This is somewhere beyond excellent and every year it sounds better and better (just finished listening to the whole album on my Denon headphones, in fact, and it was like hearing it new all over again.)
Have to agree with other reviewers - this album is awesome - has hardly been out of player since I bought it! Can't believe I left it so long before buying it - may have been put off by their Mcr Apollo show at the time of VP's release - was pretty shambolic compared with their normal first class gigs!! Great stuff - go buy it!...anyway, back to the medication.....
I'm sure that many will disagree, but I think that this is the best album that Primal Scream have ever made. All the rest fade into insignificance and are pretty damn poor anyway. Instrumentally/Electronically led and not far away from the sound of Death in Vegas. Once you listen, you'll know where many of those old tunes you always hear come from. The dub-version (Echo Dek)is a close second to this album, but if you prefer dub, you may prefer it. I have both, and I love both of them.
The addition of former Stone Rose Mani to the line-up certainly invigorated Primal Scream, as did Martin Duffy's contribution to The Charlatans' 'Tellin'Stories.' The mis-fire that was 'Give Out But Don't Give Up' (territory they have mysteriously returned to on new LP 'Riot City Blues')was banished by 'Vanishing Point', an LP that came on the back of their Irvine Welsh/On-U-Sound single for Euro-96 (prediciting the dub-territory of 'Echo Dek') and 'Trainspotting' for the soundtrack of the classy adaptation of Welsh's classic debut novel.
Initial single 'Kowalski' was an odd choice to return with - blending industrial dub (recalling the Adrian Sherwood-produced 'Twitch' by Ministry), the gothic, Krautrock & samples from the classic 1971 road movie 'Vanishing Point' (up there with 'Two Lane Blacktop', 'Bring Me the Head of Alfredo Garcia' & 'Punishment Park'). One of their greatest moments and even better in its live incarnation, which features a more animated Bobby Gillespie and a My Bloody Valentine-style loop of euphoric-sound. Second single 'Star' featured the late Augustus Pablo and applied dub to the Stones-territory of earlier songs like 'You're Just Too Dark to Care' and 'Cry Myself Blind.' It does appear to believe that Rosa Parks was dead - in 1997?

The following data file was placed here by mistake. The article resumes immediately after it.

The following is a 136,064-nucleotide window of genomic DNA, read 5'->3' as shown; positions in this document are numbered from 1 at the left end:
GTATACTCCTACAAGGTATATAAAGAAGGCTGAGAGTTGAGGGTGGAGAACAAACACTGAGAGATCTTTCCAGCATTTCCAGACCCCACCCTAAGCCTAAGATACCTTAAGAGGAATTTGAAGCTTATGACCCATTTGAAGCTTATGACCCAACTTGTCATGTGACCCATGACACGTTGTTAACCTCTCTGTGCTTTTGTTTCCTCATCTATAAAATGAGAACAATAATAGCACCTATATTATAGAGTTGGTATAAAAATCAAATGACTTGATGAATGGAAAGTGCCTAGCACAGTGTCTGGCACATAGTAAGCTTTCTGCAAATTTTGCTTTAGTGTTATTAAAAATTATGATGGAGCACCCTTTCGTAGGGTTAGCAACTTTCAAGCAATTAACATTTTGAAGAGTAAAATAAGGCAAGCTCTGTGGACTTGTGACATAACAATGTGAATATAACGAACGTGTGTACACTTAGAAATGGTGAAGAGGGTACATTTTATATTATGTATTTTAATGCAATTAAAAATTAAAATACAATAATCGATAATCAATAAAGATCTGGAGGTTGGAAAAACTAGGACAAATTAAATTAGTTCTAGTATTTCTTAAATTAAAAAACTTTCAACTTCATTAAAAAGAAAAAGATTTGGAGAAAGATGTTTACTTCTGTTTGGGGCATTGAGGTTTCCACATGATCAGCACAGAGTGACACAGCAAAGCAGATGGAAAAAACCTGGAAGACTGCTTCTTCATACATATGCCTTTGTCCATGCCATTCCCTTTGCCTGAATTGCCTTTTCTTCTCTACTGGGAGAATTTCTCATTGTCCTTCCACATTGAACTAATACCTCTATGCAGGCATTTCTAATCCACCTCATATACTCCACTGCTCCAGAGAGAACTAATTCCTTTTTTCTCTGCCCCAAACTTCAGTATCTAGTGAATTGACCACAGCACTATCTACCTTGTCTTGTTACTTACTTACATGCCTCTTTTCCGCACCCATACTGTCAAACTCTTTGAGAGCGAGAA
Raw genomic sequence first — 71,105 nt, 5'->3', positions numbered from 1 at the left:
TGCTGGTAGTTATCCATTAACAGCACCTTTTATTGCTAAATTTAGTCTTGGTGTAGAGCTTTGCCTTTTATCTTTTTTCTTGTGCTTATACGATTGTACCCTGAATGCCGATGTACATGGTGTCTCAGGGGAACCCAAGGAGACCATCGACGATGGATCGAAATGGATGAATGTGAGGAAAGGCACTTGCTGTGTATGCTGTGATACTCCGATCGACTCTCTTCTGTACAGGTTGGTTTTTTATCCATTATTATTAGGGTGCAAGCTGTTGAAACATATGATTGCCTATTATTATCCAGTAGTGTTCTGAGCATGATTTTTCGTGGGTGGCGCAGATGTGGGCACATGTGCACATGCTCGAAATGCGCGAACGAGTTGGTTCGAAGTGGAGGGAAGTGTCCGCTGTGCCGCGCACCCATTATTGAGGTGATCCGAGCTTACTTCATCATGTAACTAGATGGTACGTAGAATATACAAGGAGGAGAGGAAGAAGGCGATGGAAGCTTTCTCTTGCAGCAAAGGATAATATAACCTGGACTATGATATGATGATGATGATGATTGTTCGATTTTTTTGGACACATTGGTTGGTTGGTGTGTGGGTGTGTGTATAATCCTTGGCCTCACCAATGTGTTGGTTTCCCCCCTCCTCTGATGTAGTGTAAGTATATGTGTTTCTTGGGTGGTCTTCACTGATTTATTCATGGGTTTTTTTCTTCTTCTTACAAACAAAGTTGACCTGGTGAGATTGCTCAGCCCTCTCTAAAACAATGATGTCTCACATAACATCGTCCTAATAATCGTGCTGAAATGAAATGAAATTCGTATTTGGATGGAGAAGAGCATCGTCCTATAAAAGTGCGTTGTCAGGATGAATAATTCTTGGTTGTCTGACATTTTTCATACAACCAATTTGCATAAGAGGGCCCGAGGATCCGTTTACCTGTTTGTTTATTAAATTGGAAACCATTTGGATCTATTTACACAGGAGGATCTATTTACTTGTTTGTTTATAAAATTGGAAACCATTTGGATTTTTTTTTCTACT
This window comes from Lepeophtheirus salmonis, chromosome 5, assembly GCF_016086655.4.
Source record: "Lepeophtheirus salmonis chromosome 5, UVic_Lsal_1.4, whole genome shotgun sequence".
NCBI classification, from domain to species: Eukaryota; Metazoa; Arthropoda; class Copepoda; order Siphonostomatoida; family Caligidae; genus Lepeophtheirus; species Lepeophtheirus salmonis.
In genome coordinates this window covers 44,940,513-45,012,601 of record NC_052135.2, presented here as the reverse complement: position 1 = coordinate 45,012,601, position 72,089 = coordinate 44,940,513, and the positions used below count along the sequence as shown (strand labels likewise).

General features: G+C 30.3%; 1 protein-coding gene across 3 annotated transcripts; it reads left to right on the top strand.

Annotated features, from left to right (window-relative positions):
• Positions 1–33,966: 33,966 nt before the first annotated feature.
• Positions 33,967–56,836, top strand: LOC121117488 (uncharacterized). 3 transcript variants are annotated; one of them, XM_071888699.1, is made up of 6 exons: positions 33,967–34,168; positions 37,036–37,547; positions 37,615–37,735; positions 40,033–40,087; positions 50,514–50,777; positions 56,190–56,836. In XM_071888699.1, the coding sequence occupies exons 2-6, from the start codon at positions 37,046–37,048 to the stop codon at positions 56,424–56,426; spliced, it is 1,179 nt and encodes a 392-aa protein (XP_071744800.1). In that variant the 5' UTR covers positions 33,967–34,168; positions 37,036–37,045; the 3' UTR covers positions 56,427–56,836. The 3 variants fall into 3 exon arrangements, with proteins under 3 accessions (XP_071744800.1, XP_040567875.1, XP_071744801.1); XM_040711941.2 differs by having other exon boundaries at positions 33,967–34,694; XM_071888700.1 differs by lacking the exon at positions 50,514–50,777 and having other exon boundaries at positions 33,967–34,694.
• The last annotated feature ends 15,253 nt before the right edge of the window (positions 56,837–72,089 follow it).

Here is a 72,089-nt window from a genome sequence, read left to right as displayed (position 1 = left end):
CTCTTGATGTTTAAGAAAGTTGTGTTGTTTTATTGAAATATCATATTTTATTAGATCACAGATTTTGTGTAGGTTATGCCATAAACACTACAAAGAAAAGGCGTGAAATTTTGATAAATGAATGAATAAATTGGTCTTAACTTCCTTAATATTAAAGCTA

The third single and opening track 'Burning Wheel' is one of my favourite Primal Scream songs, despite the fact its opening appears to have been pilfered from Can's 'Future Days'! A great production that veers from channel-to-channel, featuring some wild organ from former Felt-keyboardist Martin Duffy - in line with the great 'Get Duffy' & his replacement work for the late Rob Collins in the Charlatans. The first half of the album goes out strongly with 'Out of the Void', which is a darker relative of their 'Screamadelica'-era, fitting with their later allusions to Joy Division, PIL and The Pop Group.
'Stuka' appears to reflect Gillespie & co's two decades too late flirtation with WWII imagery (Throbbing Gristle, Siouxsie Sioux, Joy Division & Keith Moon all there first!), though I think this was put down to Andrew Innes then obssession with 'The World at War'! Another hypnotic blend of dub, electronica and psychedelia, fitting well alongside the Chemical Brothers' best moment 'The Private Psychedelic Reel', the great Unkle-remix of The Verve's 'Bittersweet Symphony' & Liam Howlett's remix of Method Man's 'Release Yo'Self.' 'Medication' gets right the Faces/Stones-thing they were doing on the previous LP (only 'Rocks' could be argued to have been a success)- though I'm quite intrigued by its current incarnation that is slower & recycles the 'Keep On Keepin'On'-riff from Joy Division's 'Interzone.' The cover of Motorhead meanwhile, is the sole duff moment and an obvious b-side - I'm sure Lemmy was mortified!
The album goes out strongly with the epic soundtrack piece 'Trainspotting' which sounds like it fuses 'Screamadlica' with dub and John Barry and the bleak 'Long Life' - which feels like a 90s-relative of 'Closer'-Joy Division and sounds like a precursor of 2000's 'Keep Your Dreams' (which was essentially Joy Division do 'Higher Than the Sun' with title from Suicide!). 'Vanishing Point' has dated well and alongside 'Screamadelica' and 'Xtrmntr' stand as their key albums. It was certainly one of the highlights of the late 90s alongside Royal Trux's 'Accelerator', Spiritualized's 'Ladies & Gentlemen We Are Floating in Space', Screaming Trees' 'Dust', Neutral Milk Hotel's 'In the Aeroplane Over the Sea', The Flaming Lips' 'Zaireeka', Meat Beat Manifesto's 'Subliminal Sandwich', Ghostface Killah's 'Ironman' & baader meinhof's eponymous LP. Pity 'Riot City Blues', 'When the Bomb Drops', is otherwise miles apart from it...